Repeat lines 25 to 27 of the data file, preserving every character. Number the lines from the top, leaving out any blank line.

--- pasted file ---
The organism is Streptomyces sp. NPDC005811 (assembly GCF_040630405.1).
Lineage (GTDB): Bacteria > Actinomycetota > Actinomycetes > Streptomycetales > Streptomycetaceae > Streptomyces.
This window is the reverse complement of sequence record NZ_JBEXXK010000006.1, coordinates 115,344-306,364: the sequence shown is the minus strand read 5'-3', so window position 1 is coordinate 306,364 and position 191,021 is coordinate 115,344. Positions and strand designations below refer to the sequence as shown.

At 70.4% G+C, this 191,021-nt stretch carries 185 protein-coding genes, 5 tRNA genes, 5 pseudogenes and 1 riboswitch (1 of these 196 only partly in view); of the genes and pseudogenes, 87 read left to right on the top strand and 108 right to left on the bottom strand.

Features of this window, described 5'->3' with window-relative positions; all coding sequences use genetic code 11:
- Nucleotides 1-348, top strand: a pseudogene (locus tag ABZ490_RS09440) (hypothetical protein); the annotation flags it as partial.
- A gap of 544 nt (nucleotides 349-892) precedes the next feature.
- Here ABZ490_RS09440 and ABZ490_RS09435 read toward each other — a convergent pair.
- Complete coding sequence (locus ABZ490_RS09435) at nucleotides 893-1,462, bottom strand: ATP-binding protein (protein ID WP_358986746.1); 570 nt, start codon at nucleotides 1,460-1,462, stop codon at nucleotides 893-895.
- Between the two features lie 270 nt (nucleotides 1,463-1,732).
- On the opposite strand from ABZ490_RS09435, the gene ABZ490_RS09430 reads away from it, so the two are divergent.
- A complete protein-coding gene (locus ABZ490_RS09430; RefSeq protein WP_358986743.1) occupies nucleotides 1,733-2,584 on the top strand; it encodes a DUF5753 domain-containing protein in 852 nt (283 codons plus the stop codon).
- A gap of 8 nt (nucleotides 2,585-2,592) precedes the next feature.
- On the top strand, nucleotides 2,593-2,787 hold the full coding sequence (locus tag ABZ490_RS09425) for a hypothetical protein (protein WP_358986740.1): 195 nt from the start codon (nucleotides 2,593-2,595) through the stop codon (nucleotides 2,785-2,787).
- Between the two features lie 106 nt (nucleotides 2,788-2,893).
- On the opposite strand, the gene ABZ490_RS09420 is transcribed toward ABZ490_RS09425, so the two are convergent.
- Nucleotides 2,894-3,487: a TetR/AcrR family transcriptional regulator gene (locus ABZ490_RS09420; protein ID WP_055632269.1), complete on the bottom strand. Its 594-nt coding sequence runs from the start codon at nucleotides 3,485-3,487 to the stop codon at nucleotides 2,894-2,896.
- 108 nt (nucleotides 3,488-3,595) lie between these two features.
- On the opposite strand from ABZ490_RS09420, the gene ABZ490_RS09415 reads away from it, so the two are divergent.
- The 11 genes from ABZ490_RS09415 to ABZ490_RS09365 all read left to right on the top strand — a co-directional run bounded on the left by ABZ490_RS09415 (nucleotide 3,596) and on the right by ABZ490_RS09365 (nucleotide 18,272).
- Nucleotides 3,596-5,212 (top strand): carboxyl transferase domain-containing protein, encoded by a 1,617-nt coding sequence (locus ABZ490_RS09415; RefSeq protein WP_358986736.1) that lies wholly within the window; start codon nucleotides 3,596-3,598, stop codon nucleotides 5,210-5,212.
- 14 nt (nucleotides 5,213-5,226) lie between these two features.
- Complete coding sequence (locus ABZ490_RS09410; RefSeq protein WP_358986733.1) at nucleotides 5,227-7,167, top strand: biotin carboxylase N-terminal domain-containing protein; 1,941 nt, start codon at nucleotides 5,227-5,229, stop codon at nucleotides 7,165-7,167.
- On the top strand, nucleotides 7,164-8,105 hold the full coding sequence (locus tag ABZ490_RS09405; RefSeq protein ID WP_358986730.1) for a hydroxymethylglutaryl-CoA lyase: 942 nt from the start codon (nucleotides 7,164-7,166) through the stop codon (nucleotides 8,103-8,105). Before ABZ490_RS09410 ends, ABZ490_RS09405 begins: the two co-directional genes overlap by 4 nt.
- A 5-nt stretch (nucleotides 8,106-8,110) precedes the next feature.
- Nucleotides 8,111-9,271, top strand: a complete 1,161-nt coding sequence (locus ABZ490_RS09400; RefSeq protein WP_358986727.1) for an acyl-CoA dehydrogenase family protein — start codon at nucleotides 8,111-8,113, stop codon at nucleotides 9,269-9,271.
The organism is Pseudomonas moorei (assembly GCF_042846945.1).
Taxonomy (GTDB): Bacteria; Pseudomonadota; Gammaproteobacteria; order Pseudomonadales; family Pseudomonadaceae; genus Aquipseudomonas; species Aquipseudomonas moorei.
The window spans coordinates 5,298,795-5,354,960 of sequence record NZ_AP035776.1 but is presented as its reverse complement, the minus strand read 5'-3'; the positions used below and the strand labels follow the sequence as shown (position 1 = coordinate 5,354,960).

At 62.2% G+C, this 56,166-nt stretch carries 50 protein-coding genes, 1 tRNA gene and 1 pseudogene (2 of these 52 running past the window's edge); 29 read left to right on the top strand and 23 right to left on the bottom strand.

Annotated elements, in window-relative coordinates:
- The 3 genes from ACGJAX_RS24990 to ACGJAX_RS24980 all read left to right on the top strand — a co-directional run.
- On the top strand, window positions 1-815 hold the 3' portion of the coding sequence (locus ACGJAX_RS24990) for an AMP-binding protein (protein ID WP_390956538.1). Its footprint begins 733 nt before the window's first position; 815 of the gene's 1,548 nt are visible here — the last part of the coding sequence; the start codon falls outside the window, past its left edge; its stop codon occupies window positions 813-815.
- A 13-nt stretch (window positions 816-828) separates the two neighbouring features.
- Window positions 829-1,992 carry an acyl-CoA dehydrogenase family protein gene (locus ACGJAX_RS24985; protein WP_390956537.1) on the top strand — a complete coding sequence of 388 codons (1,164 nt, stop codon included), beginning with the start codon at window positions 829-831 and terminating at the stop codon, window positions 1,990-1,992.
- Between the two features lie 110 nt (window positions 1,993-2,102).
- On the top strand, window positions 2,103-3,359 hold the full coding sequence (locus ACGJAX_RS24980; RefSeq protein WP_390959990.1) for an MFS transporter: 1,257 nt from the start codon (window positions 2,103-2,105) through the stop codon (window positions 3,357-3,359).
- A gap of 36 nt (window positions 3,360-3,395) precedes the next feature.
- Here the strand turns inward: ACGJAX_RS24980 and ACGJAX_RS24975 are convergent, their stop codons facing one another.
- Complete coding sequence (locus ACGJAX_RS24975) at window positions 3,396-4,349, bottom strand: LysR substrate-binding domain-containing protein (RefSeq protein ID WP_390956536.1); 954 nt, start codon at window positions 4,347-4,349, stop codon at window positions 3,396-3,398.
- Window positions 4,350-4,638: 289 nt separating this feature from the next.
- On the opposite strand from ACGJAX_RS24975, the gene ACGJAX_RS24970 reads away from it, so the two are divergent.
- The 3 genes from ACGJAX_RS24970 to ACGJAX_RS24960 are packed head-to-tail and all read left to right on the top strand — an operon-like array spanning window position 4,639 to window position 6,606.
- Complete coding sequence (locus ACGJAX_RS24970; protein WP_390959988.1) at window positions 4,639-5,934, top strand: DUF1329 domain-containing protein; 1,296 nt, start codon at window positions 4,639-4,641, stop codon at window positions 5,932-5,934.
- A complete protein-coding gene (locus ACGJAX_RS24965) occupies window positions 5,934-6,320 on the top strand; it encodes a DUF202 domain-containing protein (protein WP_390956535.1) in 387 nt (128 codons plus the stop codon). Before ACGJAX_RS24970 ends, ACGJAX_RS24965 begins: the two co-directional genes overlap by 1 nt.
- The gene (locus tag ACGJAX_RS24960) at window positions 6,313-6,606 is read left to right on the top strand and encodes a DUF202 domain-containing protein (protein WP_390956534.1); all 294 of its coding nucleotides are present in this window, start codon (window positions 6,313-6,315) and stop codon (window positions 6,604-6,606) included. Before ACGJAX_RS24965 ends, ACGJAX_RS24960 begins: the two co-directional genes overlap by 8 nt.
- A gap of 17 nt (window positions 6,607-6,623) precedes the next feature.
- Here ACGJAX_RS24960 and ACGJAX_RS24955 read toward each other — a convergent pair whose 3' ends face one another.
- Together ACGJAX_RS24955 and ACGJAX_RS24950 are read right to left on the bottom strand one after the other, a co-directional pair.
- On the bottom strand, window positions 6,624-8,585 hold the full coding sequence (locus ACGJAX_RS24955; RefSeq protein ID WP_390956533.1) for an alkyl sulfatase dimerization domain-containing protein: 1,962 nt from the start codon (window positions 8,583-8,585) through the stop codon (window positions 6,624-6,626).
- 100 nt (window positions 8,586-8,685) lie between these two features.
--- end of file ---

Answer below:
- A 5-nt stretch (nucleotides 8,106-8,110) precedes the next feature.
- Nucleotides 8,111-9,271, top strand: a complete 1,161-nt coding sequence (locus ABZ490_RS09400; RefSeq protein WP_358986727.1) for an acyl-CoA dehydrogenase family protein — start codon at nucleotides 8,111-8,113, stop codon at nucleotides 9,269-9,271.
The organism is Pseudomonas moorei (assembly GCF_042846945.1).